We explore the world of yoga and mindfulness with Memo Singh, a seasoned yoga practitioner and spiritual human, whom we are grateful to bring into the CARAVANA FREETHINKERS 2022 EDITION.
Memo is a kindred spirit who has journeyed through life to seek truth and transform as an eternal student empowered by ancient wisdom.
In this intimate discussion, Memo reveals the challenges and plateaus of being a mindful human, being human in the modern world by tapping into the past to sow seeds of positive evolution for body and soul.
“..Yoga can be anywhere that you put your attention- your full attention. Mindfulness: that’s yoga, that’s a way of being artistic in who you are..”
What elements of yoga first inspired you to become a yoga teacher?
It’s a compliment for me to be called a teacher, though I am always practicing as a student. “Teacher” is a title that people like to give you because you have more experience in certain topics and aspects than others. But this doesn’t mean that I am a teacher, I am still a good student.
What has been a personal revelation you’ve experienced through your journey with yoga?
What I’ve experienced in my years of practicing is that no matter what, yoga always works for something. Even if you are practicing in a certain way, or reaching a certain objective, it opens up many possibilities.
One of the biggest revelations for me is that yoga can be anywhere that you put your attention- your full attention. Mindfulness: that’s yoga, that’s a way of being artistic in who you are. Yoga is everywhere, and it’s a lifestyle that requires a lot of awareness, and discipline to keep that awareness when the mind shifts and perceptions change. This is why it’s important to keep this awareness and see our reality clearer.
Yoga is everywhere, but techniques like Ashtanga, Vinyasa, or Kundalini, work for specific results that create a certain type of yogi adapted to these modern times. Yoga is a way to figure out who you are in this reality.
What are some of the challenges that arise for yoga teachers; energetically and emotionally?
The challenge is to break that romanticism of being a yogi. We get angry, sad, happy, and excited by everyday, silly, and random things, to the most extraordinary things that impact us. The challenge is to be you beyond what you think or what is expected. Expectations of what a yogi was in the past are different in the times we live in now.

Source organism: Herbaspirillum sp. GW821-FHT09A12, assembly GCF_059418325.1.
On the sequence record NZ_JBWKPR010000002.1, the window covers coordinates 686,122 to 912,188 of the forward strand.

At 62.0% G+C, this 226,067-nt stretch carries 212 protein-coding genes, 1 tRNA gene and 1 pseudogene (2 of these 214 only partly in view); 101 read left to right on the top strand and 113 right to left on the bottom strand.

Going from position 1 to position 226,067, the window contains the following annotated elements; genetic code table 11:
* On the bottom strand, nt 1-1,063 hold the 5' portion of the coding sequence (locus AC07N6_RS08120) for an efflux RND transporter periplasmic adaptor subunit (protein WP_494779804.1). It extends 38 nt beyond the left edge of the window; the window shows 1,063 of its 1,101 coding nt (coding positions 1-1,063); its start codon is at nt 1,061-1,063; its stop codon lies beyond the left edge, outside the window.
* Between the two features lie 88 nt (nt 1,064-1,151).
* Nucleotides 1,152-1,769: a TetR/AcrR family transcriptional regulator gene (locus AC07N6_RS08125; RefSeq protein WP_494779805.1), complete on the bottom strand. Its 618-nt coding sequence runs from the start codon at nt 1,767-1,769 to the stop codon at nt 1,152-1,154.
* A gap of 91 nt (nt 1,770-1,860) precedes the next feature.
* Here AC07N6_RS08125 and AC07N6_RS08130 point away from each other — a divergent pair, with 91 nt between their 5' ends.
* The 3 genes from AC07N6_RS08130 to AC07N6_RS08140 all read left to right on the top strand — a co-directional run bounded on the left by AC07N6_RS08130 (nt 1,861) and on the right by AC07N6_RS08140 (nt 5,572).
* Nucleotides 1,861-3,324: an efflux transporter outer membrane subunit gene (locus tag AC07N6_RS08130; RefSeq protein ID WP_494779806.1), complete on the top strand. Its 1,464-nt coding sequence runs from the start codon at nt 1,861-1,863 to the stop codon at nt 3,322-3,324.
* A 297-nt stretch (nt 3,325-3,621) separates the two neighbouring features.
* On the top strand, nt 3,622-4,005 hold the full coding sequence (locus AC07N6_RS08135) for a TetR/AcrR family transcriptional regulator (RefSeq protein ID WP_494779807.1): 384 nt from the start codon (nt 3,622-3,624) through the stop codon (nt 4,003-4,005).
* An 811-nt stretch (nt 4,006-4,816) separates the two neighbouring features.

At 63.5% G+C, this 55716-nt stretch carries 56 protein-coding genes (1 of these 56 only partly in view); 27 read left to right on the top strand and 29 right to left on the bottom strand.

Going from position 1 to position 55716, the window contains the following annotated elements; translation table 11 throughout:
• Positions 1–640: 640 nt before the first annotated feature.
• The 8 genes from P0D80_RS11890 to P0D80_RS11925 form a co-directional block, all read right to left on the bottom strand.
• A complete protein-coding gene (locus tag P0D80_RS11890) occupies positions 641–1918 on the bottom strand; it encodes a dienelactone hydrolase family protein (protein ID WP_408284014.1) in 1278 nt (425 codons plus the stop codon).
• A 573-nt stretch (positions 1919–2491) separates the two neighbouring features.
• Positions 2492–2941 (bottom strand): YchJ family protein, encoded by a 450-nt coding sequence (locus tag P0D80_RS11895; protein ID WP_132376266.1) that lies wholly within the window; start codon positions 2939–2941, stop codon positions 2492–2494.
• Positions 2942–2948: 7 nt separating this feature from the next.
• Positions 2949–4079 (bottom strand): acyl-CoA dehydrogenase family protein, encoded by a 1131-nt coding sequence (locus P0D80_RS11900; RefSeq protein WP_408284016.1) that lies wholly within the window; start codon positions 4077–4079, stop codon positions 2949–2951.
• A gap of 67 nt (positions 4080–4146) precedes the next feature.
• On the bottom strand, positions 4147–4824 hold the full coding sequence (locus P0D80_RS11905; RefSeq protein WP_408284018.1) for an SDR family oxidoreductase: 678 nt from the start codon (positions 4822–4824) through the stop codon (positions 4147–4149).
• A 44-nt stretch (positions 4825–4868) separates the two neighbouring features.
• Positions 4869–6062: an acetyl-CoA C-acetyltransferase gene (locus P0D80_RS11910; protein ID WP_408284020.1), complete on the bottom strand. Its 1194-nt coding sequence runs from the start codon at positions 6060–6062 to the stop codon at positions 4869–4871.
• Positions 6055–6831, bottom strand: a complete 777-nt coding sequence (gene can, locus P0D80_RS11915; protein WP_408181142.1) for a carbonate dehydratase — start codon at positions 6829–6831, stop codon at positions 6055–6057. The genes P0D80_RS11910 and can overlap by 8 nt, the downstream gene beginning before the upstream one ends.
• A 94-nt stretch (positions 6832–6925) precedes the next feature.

In the end, the challenge is to be YOU.
Back then, to be a yogi was an ascetic- that is, outside of society. Today, we are yogis in society. So to be your true self and a yogi today has its challenges. Sometimes you can lose yourself in thinking you’re a master, but at the same time, you feel you’re so small in the grand scheme of everything. Humbleness and simplicity keep life a surprise, as an element that will constantly change as you change; that’s the challenge not only for yogis but for everyone.
To be you, to not be influenced by the philosophies and ideas and form, but to find who you are in all of this and free yourself.
Do you have a favorite style of yoga that you practice, or do you combine different forms?
I don’t have a favorite. All of them are incredible. For me, I choose Kundalini yoga, or it chose me. I didn’t look for it, it just happened. I wanted to do something else and then it happened that I wanted to do Kundalini first. But I like to combine other practices depending on how I feel and what I want to achieve, too.
Choosing one can make me fall into a fantasy that that form is the ultimate way, and that’s not it. For me, yoga can be anything- cooking, cleaning, et cetera. You could call it karma yoga, bhakti, or emotional yoga. In the end, my favorite practice is yoga which is not called yoga.
What are your personal ceremonies or rituals outside of yoga that you practice?
Some of the ceremonies I practice besides yoga is Temazcales. I like to go places where people have already been walking this path and know the process, those who are not doing it for money or fame.
Another practice I love is going out to the desert and meditating by myself or with others who like that too, around a fire. Not necessarily doing a specific ceremony with medicine like peyote, but simply being there and feeling the vibe and the immensity of the desert. This lets me connect with all of myself.
For me, that is the best ceremony, the best medicine. Being there with the vastness of the desert and warmth of the fire.
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